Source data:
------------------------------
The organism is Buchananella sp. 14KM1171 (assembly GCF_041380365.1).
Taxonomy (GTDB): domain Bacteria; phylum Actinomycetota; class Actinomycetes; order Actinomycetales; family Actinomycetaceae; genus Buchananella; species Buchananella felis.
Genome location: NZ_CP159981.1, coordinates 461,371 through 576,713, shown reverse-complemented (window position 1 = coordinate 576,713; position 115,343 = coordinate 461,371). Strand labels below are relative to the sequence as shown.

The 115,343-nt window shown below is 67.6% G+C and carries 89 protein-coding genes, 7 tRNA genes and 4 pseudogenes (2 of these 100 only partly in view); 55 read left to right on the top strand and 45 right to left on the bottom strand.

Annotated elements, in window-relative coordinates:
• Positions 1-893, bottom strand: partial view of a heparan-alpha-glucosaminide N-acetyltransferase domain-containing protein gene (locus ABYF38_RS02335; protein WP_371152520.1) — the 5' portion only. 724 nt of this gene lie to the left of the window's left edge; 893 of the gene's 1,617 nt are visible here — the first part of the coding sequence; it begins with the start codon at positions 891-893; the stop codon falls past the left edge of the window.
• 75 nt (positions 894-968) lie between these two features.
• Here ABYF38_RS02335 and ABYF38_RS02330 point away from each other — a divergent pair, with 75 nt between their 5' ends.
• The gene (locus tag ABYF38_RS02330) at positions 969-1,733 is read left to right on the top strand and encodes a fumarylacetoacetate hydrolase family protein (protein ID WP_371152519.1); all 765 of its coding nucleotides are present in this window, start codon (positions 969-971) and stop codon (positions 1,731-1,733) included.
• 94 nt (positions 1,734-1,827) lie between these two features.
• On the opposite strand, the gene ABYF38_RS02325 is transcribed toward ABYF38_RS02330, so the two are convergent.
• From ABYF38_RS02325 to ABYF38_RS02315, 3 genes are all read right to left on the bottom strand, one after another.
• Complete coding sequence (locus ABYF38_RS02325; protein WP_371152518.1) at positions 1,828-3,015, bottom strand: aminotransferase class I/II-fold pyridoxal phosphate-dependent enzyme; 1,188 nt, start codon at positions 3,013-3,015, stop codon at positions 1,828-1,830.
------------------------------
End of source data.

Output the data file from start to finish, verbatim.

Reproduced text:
The organism is Buchananella sp. 14KM1171 (assembly GCF_041380365.1).
Taxonomy (GTDB): domain Bacteria; phylum Actinomycetota; class Actinomycetes; order Actinomycetales; family Actinomycetaceae; genus Buchananella; species Buchananella felis.
Genome location: NZ_CP159981.1, coordinates 461,371 through 576,713, shown reverse-complemented (window position 1 = coordinate 576,713; position 115,343 = coordinate 461,371). Strand labels below are relative to the sequence as shown.

The 115,343-nt window shown below is 67.6% G+C and carries 89 protein-coding genes, 7 tRNA genes and 4 pseudogenes (2 of these 100 only partly in view); 55 read left to right on the top strand and 45 right to left on the bottom strand.

Annotated elements, in window-relative coordinates:
• Positions 1-893, bottom strand: partial view of a heparan-alpha-glucosaminide N-acetyltransferase domain-containing protein gene (locus ABYF38_RS02335; protein WP_371152520.1) — the 5' portion only. 724 nt of this gene lie to the left of the window's left edge; 893 of the gene's 1,617 nt are visible here — the first part of the coding sequence; it begins with the start codon at positions 891-893; the stop codon falls past the left edge of the window.
• 75 nt (positions 894-968) lie between these two features.
• Here ABYF38_RS02335 and ABYF38_RS02330 point away from each other — a divergent pair, with 75 nt between their 5' ends.
• The gene (locus tag ABYF38_RS02330) at positions 969-1,733 is read left to right on the top strand and encodes a fumarylacetoacetate hydrolase family protein (protein ID WP_371152519.1); all 765 of its coding nucleotides are present in this window, start codon (positions 969-971) and stop codon (positions 1,731-1,733) included.
• 94 nt (positions 1,734-1,827) lie between these two features.
• On the opposite strand, the gene ABYF38_RS02325 is transcribed toward ABYF38_RS02330, so the two are convergent.
• From ABYF38_RS02325 to ABYF38_RS02315, 3 genes are all read right to left on the bottom strand, one after another.
• Complete coding sequence (locus ABYF38_RS02325; protein WP_371152518.1) at positions 1,828-3,015, bottom strand: aminotransferase class I/II-fold pyridoxal phosphate-dependent enzyme; 1,188 nt, start codon at positions 3,013-3,015, stop codon at positions 1,828-1,830.